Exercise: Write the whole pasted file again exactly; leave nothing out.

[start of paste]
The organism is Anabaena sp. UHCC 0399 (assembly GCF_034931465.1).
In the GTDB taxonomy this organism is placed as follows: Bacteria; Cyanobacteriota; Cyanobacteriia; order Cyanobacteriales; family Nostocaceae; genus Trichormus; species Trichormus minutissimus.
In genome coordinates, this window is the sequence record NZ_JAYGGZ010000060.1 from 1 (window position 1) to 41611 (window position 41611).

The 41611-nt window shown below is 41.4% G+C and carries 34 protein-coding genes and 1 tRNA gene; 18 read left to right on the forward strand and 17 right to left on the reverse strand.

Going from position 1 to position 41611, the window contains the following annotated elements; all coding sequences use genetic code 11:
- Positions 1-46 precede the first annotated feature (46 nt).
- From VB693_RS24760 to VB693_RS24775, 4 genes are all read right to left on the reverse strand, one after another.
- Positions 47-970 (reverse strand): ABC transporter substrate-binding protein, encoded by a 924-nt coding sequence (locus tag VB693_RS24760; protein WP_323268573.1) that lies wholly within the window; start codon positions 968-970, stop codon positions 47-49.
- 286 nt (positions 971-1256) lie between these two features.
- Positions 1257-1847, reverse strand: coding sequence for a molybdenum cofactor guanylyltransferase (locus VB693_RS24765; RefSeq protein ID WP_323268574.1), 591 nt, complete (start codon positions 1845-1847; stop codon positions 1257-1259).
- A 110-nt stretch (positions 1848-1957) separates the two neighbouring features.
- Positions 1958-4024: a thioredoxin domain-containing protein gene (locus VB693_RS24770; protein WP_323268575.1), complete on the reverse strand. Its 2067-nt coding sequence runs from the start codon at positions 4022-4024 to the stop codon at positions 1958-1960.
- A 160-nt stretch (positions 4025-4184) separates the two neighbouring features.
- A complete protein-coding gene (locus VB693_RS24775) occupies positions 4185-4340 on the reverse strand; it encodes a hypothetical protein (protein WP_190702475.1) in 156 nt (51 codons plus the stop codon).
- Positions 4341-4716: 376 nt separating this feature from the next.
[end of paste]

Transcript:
The organism is Anabaena sp. UHCC 0399 (assembly GCF_034931465.1).
In the GTDB taxonomy this organism is placed as follows: Bacteria; Cyanobacteriota; Cyanobacteriia; order Cyanobacteriales; family Nostocaceae; genus Trichormus; species Trichormus minutissimus.
In genome coordinates, this window is the sequence record NZ_JAYGGZ010000060.1 from 1 (window position 1) to 41611 (window position 41611).

The 41611-nt window shown below is 41.4% G+C and carries 34 protein-coding genes and 1 tRNA gene; 18 read left to right on the forward strand and 17 right to left on the reverse strand.

Going from position 1 to position 41611, the window contains the following annotated elements; all coding sequences use genetic code 11:
- Positions 1-46 precede the first annotated feature (46 nt).
- From VB693_RS24760 to VB693_RS24775, 4 genes are all read right to left on the reverse strand, one after another.
- Positions 47-970 (reverse strand): ABC transporter substrate-binding protein, encoded by a 924-nt coding sequence (locus tag VB693_RS24760; protein WP_323268573.1) that lies wholly within the window; start codon positions 968-970, stop codon positions 47-49.
- 286 nt (positions 971-1256) lie between these two features.
- Positions 1257-1847, reverse strand: coding sequence for a molybdenum cofactor guanylyltransferase (locus VB693_RS24765; RefSeq protein ID WP_323268574.1), 591 nt, complete (start codon positions 1845-1847; stop codon positions 1257-1259).
- A 110-nt stretch (positions 1848-1957) separates the two neighbouring features.
- Positions 1958-4024: a thioredoxin domain-containing protein gene (locus VB693_RS24770; protein WP_323268575.1), complete on the reverse strand. Its 2067-nt coding sequence runs from the start codon at positions 4022-4024 to the stop codon at positions 1958-1960.
- A 160-nt stretch (positions 4025-4184) separates the two neighbouring features.
- A complete protein-coding gene (locus VB693_RS24775) occupies positions 4185-4340 on the reverse strand; it encodes a hypothetical protein (protein WP_190702475.1) in 156 nt (51 codons plus the stop codon).
- Positions 4341-4716: 376 nt separating this feature from the next.